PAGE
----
We are prone to blaming social media for a lot of our societal ills. The filter bubble is cosy, and it insulates us against views that we find unpalatable. But, really, we are to blame. The platforms we use reflect our own desires back at us - they do not dictate those desires.
Human beings crave certainty as much as we crave food and water. Religion is the ultimate embodiment of that craving, and political ideology is a close second. That certainty is an illusion. The universe is ultimately random. Cause and effect are dependable only for the most narrow and local cases.
Our defence against that randomness is society. It took us the better part of 200,000 years to get to where we are now. Like intelligence, long-term survival is almost entirely contextual. Earth can support 7+ billion humans because we all, in a very direct and real sense, support each other. (If you want a brilliant exposition on the contextual nature of intelligence, read this)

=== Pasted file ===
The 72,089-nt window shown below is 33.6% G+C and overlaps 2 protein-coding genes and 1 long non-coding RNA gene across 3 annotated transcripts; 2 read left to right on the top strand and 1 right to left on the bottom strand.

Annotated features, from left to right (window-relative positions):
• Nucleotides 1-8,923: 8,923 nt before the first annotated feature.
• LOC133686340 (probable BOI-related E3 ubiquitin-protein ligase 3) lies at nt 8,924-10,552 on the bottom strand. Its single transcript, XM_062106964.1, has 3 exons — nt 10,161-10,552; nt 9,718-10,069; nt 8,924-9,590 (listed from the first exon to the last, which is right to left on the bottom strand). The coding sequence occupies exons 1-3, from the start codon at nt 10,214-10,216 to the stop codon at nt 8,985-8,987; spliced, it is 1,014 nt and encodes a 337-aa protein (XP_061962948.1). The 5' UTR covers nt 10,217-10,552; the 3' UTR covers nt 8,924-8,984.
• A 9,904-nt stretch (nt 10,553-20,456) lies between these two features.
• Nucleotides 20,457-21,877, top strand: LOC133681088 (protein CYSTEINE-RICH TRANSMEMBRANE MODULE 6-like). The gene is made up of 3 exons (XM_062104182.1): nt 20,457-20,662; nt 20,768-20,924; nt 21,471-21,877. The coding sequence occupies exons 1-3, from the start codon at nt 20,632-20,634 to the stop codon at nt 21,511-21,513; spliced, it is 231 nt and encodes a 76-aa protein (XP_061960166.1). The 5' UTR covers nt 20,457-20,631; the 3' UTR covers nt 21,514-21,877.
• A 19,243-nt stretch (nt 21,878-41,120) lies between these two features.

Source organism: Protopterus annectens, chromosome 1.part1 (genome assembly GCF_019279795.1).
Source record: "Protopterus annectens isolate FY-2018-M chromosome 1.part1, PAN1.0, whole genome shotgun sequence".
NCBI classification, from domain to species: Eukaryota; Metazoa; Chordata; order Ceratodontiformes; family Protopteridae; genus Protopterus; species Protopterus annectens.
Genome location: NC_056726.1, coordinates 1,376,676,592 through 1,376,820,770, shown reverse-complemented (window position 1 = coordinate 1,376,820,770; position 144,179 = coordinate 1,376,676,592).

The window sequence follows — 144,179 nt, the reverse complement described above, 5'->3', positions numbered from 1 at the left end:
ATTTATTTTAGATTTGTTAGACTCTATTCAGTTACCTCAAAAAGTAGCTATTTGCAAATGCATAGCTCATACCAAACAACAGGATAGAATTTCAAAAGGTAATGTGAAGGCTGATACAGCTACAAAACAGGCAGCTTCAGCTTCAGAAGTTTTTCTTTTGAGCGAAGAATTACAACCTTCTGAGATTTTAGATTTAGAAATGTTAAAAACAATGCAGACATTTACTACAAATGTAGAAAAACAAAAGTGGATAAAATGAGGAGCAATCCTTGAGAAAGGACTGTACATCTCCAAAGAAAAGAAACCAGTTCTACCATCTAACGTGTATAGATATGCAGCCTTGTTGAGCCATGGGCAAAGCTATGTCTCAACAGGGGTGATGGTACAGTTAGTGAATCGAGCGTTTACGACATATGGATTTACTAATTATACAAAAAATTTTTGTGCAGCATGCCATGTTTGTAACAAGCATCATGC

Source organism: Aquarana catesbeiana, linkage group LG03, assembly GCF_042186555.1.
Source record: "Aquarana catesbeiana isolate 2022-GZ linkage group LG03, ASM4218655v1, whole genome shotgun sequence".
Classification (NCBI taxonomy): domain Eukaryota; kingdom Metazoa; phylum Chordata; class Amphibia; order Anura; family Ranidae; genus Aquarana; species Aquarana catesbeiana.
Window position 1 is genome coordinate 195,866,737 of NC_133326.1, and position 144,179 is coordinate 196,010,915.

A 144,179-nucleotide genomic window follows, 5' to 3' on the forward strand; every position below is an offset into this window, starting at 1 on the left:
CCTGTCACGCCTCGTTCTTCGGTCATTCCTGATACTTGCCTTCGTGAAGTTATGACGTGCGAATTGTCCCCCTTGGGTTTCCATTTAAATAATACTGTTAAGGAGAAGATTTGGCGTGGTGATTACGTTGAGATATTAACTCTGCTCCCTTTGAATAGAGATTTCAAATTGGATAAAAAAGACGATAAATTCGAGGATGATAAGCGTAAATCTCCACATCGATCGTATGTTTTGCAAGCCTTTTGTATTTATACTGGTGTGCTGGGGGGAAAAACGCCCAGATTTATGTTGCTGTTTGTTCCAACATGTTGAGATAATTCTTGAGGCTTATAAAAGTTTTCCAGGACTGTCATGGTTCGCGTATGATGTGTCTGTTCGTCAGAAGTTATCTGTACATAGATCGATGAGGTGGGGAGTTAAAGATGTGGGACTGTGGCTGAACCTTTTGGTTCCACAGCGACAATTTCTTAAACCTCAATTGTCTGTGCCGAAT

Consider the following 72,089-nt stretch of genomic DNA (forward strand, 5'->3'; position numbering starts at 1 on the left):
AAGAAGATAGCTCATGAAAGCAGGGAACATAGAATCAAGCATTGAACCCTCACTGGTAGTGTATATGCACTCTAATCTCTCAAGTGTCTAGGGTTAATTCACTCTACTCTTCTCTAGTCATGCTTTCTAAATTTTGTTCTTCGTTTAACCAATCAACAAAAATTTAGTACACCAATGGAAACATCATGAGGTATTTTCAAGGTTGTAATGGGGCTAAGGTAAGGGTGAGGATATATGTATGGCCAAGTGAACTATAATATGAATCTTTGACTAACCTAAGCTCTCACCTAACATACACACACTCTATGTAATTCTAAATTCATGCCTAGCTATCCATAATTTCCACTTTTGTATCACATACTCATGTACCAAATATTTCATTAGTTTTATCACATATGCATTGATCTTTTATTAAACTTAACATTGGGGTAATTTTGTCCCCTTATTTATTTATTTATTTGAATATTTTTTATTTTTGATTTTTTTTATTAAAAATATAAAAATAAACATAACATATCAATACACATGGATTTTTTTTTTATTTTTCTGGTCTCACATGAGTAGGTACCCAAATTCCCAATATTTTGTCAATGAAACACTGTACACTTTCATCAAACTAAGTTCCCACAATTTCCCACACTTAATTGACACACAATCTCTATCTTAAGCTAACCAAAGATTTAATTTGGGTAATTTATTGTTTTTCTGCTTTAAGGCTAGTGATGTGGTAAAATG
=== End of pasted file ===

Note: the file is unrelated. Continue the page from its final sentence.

We need each other. If a killer virus were to strike, or a mountain-sized chunk of space rock were to plunge into the ocean, or the caldera under Yellowstone to explode, then the only thing standing between us and extinction would be our collective humanity.
There’s also a lot to be said for just not being a fucking asshole. The fact that social justice warriors are objectively right about the big picture does not give them the right to be self-righteous assholes about the implementation. The fact that you feel hard done by because it’s no longer possible to succeed just because you’re white and male does not give you permission to be a racist, homophobic asshole.
Why don’t we all try two things? First, if we find we’re absolutely certain about something we read or hear or say, we should stop and think about why we are so very certain. Certainty is dangerous, because it allows us to act in ways that contradict the messy reality. Secondly, before we say or do anything, ask ourselves if we’re about to be selfless and kind or selfish and cruel. History always judges the assholes. Don’t be one of them.